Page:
Celebration of Space - February 2, 2024
Today, Friday, February 2, 2024 is Groundhog Day. Many people associate this day with the humorous story of a groundhog in Pennsylvania emerging to see its shadow or not. But Groundhog Day is actually an astronomical occurrence. It is one of the four cross quarter days of the year. Cross quarter days mark the halfway point between solstices and equinox. As of today, we are officially on the down stroke, or second half of winter. The Vernal Equinox will occur on March 19, 2024 ET, and will mark the first day of the spring season in the Northern Hemisphere. Other cross quarter days of the year include May Day in May, Lammas in August, and Halloween in October. So take a bit of solace that the winter is coming to a close, and springtime blooms are just around the corner.
As we move into the second half of winter, the wintertime sky is putting on quite a show, with the constellation Orion always claiming the majority of attention. But springtime constellations have begun to rise in the eastern sky earlier in the night, and many springtime celestial objects are becoming visible. One such object is Messier 44 – The Beehive Cluster (M44).
M44, which historically was referred to as Praesepe, is a naked eye visible open star cluster that resides at the center of the constellation Cancer. The cluster contains upwards of 1,000 stars that are all held together by their gravity. Residing at 610 light years distant, M44 is one of the closer open star clusters to the Solar System. Naked eye visibility comes down to where you are observing from, and if the Moon is present or not. Unfortunately, the cluster will not be visible from most light polluted areas, and the bright light of the Moon, near the full lunar phase, will outshine the cluster as well. Though from areas where it is visible, it will appear as a small cloud in the sky.
It is rumored that the Beehive Cluster was considered an indicator of coming weather. If you could see it, then tomorrow would have favorable weather. Regardless of the cluster’s weather predicting capabilities, it is a beautiful sight in binoculars. To catch a view this time of year, set out to a dark location during a time that the Moon is not out, and the sky is cloud free. Being that the cluster resides in Cancer, which is a zodiacal constellation, the cluster will reside along the ecliptic (the path the Sun takes across the sky), which will make it easy to find. Currently, the cluster will be visible at 11:00 pm while facing due south and looking up about 67°. Now that the Moon is departing the night sky as it progresses towards next Friday’s new Moon, the view should be spectacular. That is if clouds give us a break. Let us know if you happen to spot the Beehive Cluster in the sky.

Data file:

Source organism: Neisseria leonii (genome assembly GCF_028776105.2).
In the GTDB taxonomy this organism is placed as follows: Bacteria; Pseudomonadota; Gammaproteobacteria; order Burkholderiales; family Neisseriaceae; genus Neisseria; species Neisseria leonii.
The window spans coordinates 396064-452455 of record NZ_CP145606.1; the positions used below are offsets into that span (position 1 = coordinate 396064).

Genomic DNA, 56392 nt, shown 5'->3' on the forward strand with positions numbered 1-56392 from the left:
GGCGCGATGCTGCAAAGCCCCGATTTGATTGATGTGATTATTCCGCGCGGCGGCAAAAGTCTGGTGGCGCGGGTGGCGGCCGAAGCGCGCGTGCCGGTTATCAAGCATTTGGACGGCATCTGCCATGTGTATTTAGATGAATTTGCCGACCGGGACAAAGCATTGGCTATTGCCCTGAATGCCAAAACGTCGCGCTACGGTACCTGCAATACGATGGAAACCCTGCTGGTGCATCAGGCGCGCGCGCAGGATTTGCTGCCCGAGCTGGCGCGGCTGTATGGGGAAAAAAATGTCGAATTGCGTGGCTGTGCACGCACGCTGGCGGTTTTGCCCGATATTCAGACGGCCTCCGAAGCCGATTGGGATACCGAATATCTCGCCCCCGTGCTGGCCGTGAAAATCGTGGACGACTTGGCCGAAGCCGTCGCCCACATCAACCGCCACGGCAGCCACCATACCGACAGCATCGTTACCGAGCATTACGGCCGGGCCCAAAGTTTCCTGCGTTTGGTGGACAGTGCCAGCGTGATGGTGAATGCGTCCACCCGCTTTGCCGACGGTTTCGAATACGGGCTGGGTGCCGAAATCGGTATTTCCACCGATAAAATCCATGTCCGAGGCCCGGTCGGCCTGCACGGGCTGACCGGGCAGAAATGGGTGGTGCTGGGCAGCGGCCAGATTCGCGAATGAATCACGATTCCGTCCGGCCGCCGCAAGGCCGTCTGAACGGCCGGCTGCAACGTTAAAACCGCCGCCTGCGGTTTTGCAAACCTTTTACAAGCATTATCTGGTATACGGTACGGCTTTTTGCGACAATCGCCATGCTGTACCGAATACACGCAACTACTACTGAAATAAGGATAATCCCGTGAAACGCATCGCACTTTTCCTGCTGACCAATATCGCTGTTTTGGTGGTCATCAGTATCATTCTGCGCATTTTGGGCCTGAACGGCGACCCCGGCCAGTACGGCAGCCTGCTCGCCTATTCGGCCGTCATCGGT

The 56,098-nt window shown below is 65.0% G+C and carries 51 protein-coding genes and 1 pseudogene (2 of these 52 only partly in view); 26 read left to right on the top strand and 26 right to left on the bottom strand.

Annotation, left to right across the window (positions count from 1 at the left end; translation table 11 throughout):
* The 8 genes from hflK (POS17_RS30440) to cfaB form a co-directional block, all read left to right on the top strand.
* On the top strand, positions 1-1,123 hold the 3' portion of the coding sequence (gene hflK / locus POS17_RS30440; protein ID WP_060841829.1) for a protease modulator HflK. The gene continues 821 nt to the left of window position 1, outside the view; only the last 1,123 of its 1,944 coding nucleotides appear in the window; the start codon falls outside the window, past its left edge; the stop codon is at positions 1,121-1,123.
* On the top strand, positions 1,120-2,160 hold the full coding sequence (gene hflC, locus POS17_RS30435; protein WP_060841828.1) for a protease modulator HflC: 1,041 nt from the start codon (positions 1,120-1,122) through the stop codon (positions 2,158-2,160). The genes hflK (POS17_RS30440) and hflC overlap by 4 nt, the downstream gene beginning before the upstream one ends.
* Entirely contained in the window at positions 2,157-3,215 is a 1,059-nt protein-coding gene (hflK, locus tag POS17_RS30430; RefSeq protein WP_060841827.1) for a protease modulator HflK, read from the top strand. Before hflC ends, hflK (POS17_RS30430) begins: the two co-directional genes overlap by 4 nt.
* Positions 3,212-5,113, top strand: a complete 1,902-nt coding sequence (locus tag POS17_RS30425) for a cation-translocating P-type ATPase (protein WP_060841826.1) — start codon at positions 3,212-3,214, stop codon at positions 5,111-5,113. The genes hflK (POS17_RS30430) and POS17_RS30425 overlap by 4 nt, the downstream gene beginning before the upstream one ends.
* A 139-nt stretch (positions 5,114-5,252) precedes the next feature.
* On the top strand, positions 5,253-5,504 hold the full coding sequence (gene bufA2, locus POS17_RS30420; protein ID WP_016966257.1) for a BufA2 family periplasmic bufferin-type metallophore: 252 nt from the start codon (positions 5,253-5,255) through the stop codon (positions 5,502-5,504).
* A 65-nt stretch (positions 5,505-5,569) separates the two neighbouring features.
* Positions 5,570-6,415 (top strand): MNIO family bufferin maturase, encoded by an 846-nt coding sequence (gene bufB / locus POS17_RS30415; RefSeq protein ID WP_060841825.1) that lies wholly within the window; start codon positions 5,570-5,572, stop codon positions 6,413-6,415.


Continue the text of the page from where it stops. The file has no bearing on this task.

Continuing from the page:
This weekend the International Space Station (ISS) will wrap up visible evening passes over our region for the current pass cycle. Even though it has been cloudy for over a week now in Southern New England, we have some clear sky conditions on the radar for the weekend, which will allow for ISS sighting opportunities. Here are a few notable passes for the coming evenings:
Fri, Feb 2 at 6:22 pm, starting in the WNW, rising to 34°, heading towards the SSE
Sat, Feb 3 at 5:34 pm, starting in the WNW, rising to 60°, heading towards the SE ← Awesome pass!
Mon, Feb 5 at 5:35 pm, starting in the W, rising to 21°, heading towards the S
Once the ISS departs the evening sky, morning pass sightings will kick in on February 13th. Starting March 12th, the station will return to the evening sky to close out the winter season. Note that the pass times listed here are applicable to Southern New England, but are generally acceptable for the entire Northeast region. For daily pass times of the ISS and other bright satellites, visit the Frosty Drew Daily Satellite Pass Prediction Utility.